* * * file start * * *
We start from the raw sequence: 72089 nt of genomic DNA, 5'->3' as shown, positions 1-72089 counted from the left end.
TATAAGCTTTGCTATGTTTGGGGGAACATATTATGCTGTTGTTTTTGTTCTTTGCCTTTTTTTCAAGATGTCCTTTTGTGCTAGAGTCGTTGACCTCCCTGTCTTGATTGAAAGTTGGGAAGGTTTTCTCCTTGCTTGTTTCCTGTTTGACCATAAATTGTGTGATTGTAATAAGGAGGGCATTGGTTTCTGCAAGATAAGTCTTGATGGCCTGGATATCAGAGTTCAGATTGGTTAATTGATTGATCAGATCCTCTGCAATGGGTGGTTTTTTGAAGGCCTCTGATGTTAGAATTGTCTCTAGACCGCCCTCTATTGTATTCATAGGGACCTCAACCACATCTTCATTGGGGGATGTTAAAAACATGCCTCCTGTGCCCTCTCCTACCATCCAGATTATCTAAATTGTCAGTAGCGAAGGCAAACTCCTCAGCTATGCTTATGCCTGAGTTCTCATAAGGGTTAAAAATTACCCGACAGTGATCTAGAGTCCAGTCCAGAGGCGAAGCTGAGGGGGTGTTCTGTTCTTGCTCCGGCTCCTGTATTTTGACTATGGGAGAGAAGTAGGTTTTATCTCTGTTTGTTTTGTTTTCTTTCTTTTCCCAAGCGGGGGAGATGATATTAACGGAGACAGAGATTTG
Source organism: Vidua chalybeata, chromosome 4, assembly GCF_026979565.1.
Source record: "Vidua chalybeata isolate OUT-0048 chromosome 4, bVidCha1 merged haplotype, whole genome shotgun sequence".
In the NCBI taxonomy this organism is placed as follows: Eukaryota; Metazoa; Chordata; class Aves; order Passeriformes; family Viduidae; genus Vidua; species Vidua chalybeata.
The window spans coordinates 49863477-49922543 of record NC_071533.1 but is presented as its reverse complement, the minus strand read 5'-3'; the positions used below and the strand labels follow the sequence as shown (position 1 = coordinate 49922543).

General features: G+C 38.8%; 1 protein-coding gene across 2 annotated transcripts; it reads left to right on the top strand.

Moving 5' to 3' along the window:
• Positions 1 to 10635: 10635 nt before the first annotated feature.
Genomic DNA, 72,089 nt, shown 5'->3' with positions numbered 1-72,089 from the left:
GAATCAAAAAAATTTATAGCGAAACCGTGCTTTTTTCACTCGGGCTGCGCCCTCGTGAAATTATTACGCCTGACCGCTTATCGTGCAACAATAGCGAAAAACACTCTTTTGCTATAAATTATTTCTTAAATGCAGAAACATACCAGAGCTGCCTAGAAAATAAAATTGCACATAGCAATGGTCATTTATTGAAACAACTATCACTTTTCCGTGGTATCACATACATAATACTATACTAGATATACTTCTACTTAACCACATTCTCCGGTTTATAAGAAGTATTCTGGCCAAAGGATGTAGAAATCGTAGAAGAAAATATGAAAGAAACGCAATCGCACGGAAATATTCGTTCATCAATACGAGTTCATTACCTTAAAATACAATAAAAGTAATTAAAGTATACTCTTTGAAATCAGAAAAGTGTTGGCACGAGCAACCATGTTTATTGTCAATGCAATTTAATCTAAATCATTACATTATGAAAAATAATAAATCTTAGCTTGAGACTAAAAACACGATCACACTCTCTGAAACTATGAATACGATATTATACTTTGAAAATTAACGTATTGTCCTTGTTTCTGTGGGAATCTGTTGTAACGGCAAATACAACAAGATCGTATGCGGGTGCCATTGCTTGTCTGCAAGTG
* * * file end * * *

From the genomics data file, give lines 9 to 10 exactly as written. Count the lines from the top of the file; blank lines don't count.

• Positions 1 to 10635: 10635 nt before the first annotated feature.
Genomic DNA, 72,089 nt, shown 5'->3' with positions numbered 1-72,089 from the left: